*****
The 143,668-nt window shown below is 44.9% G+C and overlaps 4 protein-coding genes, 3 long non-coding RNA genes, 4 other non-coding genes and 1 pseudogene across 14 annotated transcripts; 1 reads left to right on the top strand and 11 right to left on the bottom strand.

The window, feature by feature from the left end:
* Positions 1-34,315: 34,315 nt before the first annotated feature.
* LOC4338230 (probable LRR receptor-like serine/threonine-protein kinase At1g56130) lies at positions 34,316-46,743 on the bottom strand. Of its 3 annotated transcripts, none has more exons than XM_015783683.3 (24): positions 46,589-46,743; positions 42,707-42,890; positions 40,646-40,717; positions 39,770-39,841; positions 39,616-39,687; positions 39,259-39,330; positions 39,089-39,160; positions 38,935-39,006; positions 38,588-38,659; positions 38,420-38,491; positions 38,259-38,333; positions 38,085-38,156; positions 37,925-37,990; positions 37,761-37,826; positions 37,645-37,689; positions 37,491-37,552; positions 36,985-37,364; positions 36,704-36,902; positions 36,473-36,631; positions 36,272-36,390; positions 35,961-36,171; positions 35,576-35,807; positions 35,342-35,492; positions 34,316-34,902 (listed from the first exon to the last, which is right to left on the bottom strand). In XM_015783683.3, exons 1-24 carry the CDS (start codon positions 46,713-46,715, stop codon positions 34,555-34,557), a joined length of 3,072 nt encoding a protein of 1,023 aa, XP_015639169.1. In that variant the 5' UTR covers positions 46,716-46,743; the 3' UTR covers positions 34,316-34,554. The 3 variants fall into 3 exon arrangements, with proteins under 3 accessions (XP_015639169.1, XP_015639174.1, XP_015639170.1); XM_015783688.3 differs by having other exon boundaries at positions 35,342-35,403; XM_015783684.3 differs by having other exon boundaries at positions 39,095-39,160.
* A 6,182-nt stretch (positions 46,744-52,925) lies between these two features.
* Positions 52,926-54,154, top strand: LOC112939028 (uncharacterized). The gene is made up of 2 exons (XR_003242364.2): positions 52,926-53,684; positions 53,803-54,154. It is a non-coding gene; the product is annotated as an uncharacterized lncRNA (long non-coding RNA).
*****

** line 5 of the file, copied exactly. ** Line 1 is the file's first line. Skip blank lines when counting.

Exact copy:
* A 6,182-nt stretch (positions 46,744-52,925) lies between these two features.